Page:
In order to be allowed a Tier 2 visa, a migrant worker (currently outside of the EU, until the UK leaves the EU) must:
- Be sponsored by their employer.
- Be paid the minimum salary. Currently, this is £30,000 per annum, unless the role is as a medical radiographer, nurse, secondary education teaching professional for certain subjects, or a paramedic. In this case, £20,800 per annum or the appropriate rate for the job, whichever is higher.
- Prove their knowledge of English.
- Have personal savings amounting to £945 for 90 days prior to applying.
- Show travel and proof of travel over the last five years.
- In some cases, have a tuberculosis test.
- Provide a criminal record certificate, for some jobs.
- Have an RQF Level 6 grade (minimum undergraduate degree).
If you consider that the average full-time wage in the UK is around £28,000, it’s not surprising that there are several jobs that fall short of being classed as ‘high skilled’ by the above outline! Low-skilled jobs within the hospitality industry include cooks, receptionists, hotel assistant, bar staff, cleaners, and more.
With an abundance of roles within the hospitality industry deemed ‘low-skilled’ by existing guidelines, and with an estimated 500,000 EU citizens currently employed in low-skilled jobs, this will impact the hospitality workforce significantly.
Jobs that EU workers are currently filling in UK hospitality
Figures reported on by the Guardian revealed that 120,000 EU nationals are currently filling basic hospitality and coffee shop roles, while 74,000 worked in food processing. On average, it’s estimated 12.5-25 per cent of hotel workers are EU nationals, though some hotels and restaurants can see highs of 35-40 per cent.
But a recent YouGov survey showed that 11% of hospitality workers are already debating leaving the UK.
Net migration numbers are falling across all sectors, with 2.25 million EU nationals working across all UK sectors from July to September 2018 — a fall of 132,000 on the previous year. But there were 1.24 million non-EU nationals working in the UK for the same period, which is an increase of 34,000 on the previous year. EU net migration is at its lowest since 2012, and non-EU net migration is at its highest since 2004.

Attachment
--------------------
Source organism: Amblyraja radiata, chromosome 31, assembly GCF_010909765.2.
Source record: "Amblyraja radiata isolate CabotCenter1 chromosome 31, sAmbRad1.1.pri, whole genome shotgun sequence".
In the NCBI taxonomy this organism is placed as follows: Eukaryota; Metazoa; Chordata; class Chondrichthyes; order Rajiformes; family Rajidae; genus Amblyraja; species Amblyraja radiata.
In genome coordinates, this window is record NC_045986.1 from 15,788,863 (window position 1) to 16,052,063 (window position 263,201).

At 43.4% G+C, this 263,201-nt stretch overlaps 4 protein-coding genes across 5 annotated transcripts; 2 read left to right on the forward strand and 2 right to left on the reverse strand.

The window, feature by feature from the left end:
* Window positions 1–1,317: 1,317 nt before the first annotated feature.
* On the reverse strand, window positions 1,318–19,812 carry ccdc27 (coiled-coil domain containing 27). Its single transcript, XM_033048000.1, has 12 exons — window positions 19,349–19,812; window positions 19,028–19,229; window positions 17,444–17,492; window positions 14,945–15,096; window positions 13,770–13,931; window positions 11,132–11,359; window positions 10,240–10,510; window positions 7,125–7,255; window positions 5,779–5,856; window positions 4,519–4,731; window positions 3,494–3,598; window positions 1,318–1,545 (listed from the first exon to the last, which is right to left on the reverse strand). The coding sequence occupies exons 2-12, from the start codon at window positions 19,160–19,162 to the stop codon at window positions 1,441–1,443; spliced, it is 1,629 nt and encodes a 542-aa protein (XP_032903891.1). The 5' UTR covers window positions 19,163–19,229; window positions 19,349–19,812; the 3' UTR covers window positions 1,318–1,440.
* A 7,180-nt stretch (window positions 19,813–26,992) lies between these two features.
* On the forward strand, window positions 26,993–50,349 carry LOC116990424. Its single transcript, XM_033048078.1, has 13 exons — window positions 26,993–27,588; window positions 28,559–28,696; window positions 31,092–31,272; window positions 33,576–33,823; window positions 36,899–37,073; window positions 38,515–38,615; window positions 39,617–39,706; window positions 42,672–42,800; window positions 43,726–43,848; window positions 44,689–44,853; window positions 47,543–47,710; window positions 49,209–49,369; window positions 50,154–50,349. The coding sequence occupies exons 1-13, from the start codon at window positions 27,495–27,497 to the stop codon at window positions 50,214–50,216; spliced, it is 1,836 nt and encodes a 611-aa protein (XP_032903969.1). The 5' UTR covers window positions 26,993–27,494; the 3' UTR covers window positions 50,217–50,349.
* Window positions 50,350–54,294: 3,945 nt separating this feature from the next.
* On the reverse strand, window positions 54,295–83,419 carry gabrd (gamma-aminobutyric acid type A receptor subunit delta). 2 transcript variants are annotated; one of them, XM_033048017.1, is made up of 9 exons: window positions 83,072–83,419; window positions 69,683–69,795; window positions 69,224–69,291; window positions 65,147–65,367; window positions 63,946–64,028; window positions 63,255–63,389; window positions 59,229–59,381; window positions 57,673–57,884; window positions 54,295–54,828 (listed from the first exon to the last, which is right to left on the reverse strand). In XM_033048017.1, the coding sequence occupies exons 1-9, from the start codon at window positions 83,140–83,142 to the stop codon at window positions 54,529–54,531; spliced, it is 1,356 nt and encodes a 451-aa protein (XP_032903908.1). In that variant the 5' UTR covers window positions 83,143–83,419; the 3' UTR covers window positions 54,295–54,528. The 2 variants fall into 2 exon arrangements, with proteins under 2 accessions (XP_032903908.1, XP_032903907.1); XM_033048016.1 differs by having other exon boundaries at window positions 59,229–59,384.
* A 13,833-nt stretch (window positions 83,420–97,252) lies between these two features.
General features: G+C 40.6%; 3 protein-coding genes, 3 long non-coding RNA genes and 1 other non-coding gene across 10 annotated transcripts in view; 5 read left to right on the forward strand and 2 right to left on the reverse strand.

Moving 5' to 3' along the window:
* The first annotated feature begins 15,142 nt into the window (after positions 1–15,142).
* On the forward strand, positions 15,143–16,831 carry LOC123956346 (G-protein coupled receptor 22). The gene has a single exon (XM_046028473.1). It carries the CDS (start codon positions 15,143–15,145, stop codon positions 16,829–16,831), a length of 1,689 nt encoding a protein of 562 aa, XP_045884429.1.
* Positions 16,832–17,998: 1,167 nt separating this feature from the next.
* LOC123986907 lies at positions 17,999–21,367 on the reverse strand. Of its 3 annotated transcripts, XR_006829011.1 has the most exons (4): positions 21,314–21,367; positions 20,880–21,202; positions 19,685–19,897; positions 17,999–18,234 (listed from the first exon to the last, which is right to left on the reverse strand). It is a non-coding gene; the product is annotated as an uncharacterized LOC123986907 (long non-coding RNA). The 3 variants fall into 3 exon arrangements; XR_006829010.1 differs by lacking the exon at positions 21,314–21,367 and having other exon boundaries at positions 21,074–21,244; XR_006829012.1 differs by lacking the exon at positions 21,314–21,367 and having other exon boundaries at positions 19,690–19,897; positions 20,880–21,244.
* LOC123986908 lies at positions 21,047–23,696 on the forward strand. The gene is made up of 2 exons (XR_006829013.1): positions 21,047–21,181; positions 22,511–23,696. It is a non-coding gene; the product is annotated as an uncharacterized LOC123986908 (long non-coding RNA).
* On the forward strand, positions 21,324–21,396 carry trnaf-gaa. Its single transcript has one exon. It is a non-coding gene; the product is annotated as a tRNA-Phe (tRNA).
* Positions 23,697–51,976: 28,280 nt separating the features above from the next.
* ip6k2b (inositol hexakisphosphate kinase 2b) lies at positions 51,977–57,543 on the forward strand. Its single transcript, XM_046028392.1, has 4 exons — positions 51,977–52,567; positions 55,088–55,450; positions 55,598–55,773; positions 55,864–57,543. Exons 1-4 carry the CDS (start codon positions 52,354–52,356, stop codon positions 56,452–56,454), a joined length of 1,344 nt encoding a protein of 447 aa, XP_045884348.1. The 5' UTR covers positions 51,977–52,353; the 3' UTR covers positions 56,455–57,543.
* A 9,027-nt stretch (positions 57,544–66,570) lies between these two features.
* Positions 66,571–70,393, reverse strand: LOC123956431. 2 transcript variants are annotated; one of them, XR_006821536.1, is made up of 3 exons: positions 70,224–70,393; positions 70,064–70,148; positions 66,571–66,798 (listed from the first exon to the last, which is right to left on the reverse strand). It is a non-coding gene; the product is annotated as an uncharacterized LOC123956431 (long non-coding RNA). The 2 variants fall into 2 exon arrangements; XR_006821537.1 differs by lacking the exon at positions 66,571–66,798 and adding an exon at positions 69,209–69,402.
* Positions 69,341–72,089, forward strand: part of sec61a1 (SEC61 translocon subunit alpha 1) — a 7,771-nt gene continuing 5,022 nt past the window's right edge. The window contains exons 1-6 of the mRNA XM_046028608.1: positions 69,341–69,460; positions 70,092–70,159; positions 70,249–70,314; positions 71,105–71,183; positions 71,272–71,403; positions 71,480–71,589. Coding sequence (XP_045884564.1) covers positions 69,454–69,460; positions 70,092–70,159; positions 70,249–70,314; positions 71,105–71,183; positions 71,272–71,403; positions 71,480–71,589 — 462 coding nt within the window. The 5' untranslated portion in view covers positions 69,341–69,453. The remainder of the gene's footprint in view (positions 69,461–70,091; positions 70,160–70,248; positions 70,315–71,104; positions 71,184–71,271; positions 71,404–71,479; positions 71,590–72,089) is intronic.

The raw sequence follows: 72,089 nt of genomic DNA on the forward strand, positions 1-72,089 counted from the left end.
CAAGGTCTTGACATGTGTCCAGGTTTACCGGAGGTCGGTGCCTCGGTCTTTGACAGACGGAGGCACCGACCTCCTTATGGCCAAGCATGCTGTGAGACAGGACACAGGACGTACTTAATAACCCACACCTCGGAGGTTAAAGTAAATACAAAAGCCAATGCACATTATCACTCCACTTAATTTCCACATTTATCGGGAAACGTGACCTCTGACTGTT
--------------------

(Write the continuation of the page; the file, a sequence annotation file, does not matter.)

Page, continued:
Less EU workers in hospitality, more jobs for UK citizens?
Some may wonder what the real impact of Brexit would be on the hospitality industry. Yes, some workers may choose to leave, but that would surely open up so many jobs for UK citizens, right?
Not necessarily, says the British Hospitality Association.
Recently, Pret a Manger noted that only 1 in 50 applicants for its vacancies were British. The issues, says their human resources director in a comment to the Guardian, was not in selecting, but attracting.
The underlying problem appears to be the British view on such work. For many, working in hospitality is simply not an aspiration. It’s not that the jobs aren’t there, it is that we aren’t applying for them. Concerns over long hours, low pay, and high stress, however accurate or not, seem to be turning British people away from hospitality jobs.
Will the eventual impact of Brexit really cause as much chaos for the hospitality industry as predicted? Or will British workers step into future roles and keep the sector ticking over? Only time will tell.